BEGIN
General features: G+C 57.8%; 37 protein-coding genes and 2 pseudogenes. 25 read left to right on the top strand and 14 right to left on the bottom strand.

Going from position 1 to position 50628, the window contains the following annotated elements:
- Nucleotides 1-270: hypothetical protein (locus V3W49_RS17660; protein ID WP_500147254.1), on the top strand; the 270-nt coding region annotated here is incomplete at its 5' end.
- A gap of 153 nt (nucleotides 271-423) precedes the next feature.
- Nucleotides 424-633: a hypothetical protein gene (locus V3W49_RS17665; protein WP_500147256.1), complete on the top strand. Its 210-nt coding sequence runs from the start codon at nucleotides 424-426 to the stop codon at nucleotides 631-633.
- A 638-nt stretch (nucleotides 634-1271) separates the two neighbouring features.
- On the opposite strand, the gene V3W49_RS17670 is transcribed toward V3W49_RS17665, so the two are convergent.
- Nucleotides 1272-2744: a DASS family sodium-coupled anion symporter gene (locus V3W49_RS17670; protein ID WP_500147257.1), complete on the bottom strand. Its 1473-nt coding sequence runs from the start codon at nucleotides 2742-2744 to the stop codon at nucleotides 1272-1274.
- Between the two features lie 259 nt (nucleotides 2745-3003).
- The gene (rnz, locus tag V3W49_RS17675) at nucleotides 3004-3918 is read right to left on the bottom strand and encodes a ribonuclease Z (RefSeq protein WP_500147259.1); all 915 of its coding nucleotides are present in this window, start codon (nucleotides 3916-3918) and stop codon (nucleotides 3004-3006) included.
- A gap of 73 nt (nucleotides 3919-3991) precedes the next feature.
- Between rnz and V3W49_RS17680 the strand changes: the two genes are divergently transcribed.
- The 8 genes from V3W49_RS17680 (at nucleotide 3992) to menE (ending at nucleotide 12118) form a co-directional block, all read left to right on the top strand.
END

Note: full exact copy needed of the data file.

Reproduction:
General features: G+C 57.8%; 37 protein-coding genes and 2 pseudogenes. 25 read left to right on the top strand and 14 right to left on the bottom strand.

Going from position 1 to position 50628, the window contains the following annotated elements:
- Nucleotides 1-270: hypothetical protein (locus V3W49_RS17660; protein ID WP_500147254.1), on the top strand; the 270-nt coding region annotated here is incomplete at its 5' end.
- A gap of 153 nt (nucleotides 271-423) precedes the next feature.
- Nucleotides 424-633: a hypothetical protein gene (locus V3W49_RS17665; protein WP_500147256.1), complete on the top strand. Its 210-nt coding sequence runs from the start codon at nucleotides 424-426 to the stop codon at nucleotides 631-633.
- A 638-nt stretch (nucleotides 634-1271) separates the two neighbouring features.
- On the opposite strand, the gene V3W49_RS17670 is transcribed toward V3W49_RS17665, so the two are convergent.
- Nucleotides 1272-2744: a DASS family sodium-coupled anion symporter gene (locus V3W49_RS17670; protein ID WP_500147257.1), complete on the bottom strand. Its 1473-nt coding sequence runs from the start codon at nucleotides 2742-2744 to the stop codon at nucleotides 1272-1274.
- Between the two features lie 259 nt (nucleotides 2745-3003).
- The gene (rnz, locus tag V3W49_RS17675) at nucleotides 3004-3918 is read right to left on the bottom strand and encodes a ribonuclease Z (RefSeq protein WP_500147259.1); all 915 of its coding nucleotides are present in this window, start codon (nucleotides 3916-3918) and stop codon (nucleotides 3004-3006) included.
- A gap of 73 nt (nucleotides 3919-3991) precedes the next feature.
- Between rnz and V3W49_RS17680 the strand changes: the two genes are divergently transcribed.
- The 8 genes from V3W49_RS17680 (at nucleotide 3992) to menE (ending at nucleotide 12118) form a co-directional block, all read left to right on the top strand.